Health-related quality of life of the parents of children hospitalized due to acute rotavirus infection: A cross-sectional study in Latvia

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Background: Rotavirus is the leading cause of severe diarrhea in young children and infants worldwide, representing a heavy public health burden. Limited information is available regarding the impact of rotavirus gastroenteritis on the quality of life of affected children and their families. The objectives of study were to estimate the impact of rotavirus infection on health-related quality of life (HRQL), to assess the social and emotional effects on the families of affected children. Methods: This study enrolled all (n=527) RotaStrip®-positive (with further PCR detection) cases (0-18 years of age) hospitalized from April 2013 to December 2015 and their caregivers. A questionnaire comprising clinical (filled-in by the medical staff) and social (filled by the caregivers) sections was completed per child. Results: Main indicators of emotional burden reported by caregivers were compassion (reported as severe/very severe by 91.1% of parents), worry (85.2%), stress/anxiety (68.0%). Regarding social burden, 79.3% of caregivers reported the need to introduce changes into their daily routine due to rotavirus infection of their child. Regarding economic burden, 55.1% of parents needed to take days off work because of their child's sickness, and 76.1% of parents reported additional expenditures in the family's budget. Objective measures of their child's health status were not associated with HRQL of the family, as were the parent's subjective evaluation of their child's health and some sociodemographic factors. Parents were significantly more worried if their child was tearful (p=0.006) or irritable (p<0.001). Parents were more stressful/anxious if their child had a fever (p=0.003), was tearful (p<0.001), or was irritable (p<0.001). Changes in parents' daily routines were more often reported if the child had a fever (p=0.02) or insufficient fluid intake (p=0.04). Conclusion: Objective health status of the child did not influence the emotional, social or economic burden, whereas the parents' subjective perception of the child's health status and sociodemographic characteristics, were influential. A better understanding of how acute episodes affect the child and family, will help to ease parental fears and advise parents on the characteristics of rotavirus infection and the optimal care of an infected child.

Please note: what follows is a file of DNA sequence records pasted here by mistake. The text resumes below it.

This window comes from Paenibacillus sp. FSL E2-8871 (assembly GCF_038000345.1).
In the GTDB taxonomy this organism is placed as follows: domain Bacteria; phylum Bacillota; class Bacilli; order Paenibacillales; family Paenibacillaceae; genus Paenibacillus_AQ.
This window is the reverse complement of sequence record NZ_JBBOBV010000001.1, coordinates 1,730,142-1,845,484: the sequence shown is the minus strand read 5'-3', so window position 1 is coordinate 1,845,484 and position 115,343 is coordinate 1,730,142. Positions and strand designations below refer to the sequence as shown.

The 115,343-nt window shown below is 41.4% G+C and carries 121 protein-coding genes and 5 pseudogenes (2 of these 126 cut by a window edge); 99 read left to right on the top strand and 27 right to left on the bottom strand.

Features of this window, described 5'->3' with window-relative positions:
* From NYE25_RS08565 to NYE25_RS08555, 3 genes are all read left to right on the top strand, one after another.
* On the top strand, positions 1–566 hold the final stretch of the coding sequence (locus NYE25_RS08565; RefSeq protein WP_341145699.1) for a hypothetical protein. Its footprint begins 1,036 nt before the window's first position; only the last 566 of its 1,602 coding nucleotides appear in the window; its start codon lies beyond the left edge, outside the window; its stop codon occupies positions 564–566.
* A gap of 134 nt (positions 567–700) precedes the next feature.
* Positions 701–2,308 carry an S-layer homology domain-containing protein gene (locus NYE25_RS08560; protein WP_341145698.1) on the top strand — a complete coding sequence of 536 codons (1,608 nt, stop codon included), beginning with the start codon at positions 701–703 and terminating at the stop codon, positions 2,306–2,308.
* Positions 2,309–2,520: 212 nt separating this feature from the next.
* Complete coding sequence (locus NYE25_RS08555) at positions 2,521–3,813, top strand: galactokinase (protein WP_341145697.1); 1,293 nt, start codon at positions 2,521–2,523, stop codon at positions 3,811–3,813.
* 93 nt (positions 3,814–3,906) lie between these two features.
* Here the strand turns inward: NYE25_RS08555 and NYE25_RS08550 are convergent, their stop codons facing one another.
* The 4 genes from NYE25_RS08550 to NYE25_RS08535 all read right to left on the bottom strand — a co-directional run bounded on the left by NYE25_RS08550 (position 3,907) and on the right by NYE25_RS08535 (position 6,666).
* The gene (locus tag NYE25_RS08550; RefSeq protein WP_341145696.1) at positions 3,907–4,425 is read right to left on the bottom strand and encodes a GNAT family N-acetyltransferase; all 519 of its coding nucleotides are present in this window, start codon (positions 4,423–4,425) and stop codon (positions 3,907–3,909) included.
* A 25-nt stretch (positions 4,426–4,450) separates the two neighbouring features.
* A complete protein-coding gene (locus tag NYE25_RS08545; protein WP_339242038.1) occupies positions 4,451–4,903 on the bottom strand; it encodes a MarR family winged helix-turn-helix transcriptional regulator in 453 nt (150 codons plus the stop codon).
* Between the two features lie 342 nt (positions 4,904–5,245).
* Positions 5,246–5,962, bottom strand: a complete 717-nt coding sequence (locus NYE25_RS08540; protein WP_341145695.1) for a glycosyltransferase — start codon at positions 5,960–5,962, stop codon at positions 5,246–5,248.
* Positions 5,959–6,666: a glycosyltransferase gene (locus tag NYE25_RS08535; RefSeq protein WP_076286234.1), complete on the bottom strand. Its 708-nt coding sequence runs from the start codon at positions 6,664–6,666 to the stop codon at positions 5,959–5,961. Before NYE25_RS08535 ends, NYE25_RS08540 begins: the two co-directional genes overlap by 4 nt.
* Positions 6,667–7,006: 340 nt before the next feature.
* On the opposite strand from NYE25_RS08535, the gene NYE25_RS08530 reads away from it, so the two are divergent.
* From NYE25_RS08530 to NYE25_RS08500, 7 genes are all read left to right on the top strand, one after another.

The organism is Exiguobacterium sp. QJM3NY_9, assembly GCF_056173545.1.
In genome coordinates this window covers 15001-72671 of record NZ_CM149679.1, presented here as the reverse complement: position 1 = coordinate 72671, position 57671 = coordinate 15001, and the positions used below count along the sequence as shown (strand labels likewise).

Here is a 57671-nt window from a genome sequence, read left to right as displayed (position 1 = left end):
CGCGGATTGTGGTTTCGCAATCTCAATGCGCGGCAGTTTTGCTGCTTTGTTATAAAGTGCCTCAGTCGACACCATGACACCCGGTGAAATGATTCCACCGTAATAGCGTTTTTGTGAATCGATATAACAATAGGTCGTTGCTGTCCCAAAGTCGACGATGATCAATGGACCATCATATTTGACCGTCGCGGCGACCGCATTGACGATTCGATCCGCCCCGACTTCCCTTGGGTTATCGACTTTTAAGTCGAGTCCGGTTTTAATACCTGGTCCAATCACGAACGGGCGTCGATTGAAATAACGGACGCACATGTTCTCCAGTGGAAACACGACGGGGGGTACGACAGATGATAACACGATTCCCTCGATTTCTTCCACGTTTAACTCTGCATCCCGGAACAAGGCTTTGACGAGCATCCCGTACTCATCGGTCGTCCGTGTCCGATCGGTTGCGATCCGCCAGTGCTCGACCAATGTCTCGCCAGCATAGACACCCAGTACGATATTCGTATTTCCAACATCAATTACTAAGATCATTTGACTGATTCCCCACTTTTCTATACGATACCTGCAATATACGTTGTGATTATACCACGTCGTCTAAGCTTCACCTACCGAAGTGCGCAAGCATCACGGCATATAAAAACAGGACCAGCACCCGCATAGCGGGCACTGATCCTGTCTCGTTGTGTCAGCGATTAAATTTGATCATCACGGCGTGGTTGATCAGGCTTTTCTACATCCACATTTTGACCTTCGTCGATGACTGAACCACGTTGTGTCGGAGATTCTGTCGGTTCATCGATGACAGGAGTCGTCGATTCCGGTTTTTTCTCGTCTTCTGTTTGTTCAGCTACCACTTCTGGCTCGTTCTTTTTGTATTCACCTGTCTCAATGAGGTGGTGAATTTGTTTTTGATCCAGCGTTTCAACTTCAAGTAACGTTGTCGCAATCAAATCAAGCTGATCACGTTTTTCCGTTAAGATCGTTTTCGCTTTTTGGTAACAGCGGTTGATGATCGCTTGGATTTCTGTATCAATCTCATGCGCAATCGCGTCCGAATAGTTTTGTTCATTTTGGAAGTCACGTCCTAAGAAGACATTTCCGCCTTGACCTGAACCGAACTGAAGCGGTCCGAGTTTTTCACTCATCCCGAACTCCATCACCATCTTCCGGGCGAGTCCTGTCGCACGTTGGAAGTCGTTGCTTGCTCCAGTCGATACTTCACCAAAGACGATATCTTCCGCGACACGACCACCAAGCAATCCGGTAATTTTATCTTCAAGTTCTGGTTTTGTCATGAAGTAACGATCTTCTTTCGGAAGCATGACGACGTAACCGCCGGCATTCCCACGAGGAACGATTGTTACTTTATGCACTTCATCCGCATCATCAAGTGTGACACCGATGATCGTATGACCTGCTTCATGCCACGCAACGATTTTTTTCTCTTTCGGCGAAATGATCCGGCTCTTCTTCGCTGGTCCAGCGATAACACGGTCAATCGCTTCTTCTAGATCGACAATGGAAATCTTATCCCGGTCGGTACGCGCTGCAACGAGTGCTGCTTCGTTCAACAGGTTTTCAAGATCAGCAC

Original languageEnglish
Article number114
JournalBMC Pediatrics
Publication statusPublished - Mar 2018


  • Acute
  • Childhood
  • Family
  • Health-related quality of life
  • Impact
  • Latvia
  • Rotavirus gastroenteritis

Field of Science*

  • 3.2 Clinical medicine

Publication Type*

  • 1.1. Scientific article indexed in Web of Science and/or Scopus database


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